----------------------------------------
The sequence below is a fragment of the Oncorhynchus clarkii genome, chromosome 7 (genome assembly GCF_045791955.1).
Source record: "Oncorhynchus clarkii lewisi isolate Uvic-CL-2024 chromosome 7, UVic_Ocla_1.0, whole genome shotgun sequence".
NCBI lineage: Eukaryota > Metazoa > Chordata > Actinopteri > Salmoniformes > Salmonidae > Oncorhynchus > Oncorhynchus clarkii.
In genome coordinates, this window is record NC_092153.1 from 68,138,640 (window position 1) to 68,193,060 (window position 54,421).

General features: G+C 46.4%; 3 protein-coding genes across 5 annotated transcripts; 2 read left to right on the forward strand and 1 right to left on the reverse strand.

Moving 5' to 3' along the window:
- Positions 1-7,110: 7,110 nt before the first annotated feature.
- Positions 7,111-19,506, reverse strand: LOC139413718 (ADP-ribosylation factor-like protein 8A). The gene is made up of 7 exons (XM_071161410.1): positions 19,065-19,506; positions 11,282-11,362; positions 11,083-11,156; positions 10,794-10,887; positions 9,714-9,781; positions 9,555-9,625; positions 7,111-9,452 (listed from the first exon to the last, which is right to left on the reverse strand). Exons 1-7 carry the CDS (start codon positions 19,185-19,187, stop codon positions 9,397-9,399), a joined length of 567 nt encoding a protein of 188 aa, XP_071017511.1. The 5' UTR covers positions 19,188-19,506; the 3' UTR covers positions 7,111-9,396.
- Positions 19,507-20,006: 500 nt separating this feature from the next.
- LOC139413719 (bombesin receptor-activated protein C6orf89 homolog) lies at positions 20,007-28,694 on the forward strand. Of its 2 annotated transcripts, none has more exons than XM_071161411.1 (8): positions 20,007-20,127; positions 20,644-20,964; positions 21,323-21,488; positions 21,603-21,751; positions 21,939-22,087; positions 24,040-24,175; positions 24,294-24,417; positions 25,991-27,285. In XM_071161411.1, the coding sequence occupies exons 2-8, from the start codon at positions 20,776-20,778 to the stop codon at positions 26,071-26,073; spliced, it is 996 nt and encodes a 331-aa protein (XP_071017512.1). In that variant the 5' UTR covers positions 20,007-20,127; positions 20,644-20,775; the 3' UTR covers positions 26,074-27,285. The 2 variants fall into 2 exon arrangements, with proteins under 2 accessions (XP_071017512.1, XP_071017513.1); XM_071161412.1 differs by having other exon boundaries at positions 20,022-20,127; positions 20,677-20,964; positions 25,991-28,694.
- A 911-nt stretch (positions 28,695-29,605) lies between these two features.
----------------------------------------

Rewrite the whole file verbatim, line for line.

The sequence below is a fragment of the Oncorhynchus clarkii genome, chromosome 7 (genome assembly GCF_045791955.1).
Source record: "Oncorhynchus clarkii lewisi isolate Uvic-CL-2024 chromosome 7, UVic_Ocla_1.0, whole genome shotgun sequence".
NCBI lineage: Eukaryota > Metazoa > Chordata > Actinopteri > Salmoniformes > Salmonidae > Oncorhynchus > Oncorhynchus clarkii.
In genome coordinates, this window is record NC_092153.1 from 68,138,640 (window position 1) to 68,193,060 (window position 54,421).

General features: G+C 46.4%; 3 protein-coding genes across 5 annotated transcripts; 2 read left to right on the forward strand and 1 right to left on the reverse strand.

Moving 5' to 3' along the window:
- Positions 1-7,110: 7,110 nt before the first annotated feature.
- Positions 7,111-19,506, reverse strand: LOC139413718 (ADP-ribosylation factor-like protein 8A). The gene is made up of 7 exons (XM_071161410.1): positions 19,065-19,506; positions 11,282-11,362; positions 11,083-11,156; positions 10,794-10,887; positions 9,714-9,781; positions 9,555-9,625; positions 7,111-9,452 (listed from the first exon to the last, which is right to left on the reverse strand). Exons 1-7 carry the CDS (start codon positions 19,185-19,187, stop codon positions 9,397-9,399), a joined length of 567 nt encoding a protein of 188 aa, XP_071017511.1. The 5' UTR covers positions 19,188-19,506; the 3' UTR covers positions 7,111-9,396.
- Positions 19,507-20,006: 500 nt separating this feature from the next.
- LOC139413719 (bombesin receptor-activated protein C6orf89 homolog) lies at positions 20,007-28,694 on the forward strand. Of its 2 annotated transcripts, none has more exons than XM_071161411.1 (8): positions 20,007-20,127; positions 20,644-20,964; positions 21,323-21,488; positions 21,603-21,751; positions 21,939-22,087; positions 24,040-24,175; positions 24,294-24,417; positions 25,991-27,285. In XM_071161411.1, the coding sequence occupies exons 2-8, from the start codon at positions 20,776-20,778 to the stop codon at positions 26,071-26,073; spliced, it is 996 nt and encodes a 331-aa protein (XP_071017512.1). In that variant the 5' UTR covers positions 20,007-20,127; positions 20,644-20,775; the 3' UTR covers positions 26,074-27,285. The 2 variants fall into 2 exon arrangements, with proteins under 2 accessions (XP_071017512.1, XP_071017513.1); XM_071161412.1 differs by having other exon boundaries at positions 20,022-20,127; positions 20,677-20,964; positions 25,991-28,694.
- A 911-nt stretch (positions 28,695-29,605) lies between these two features.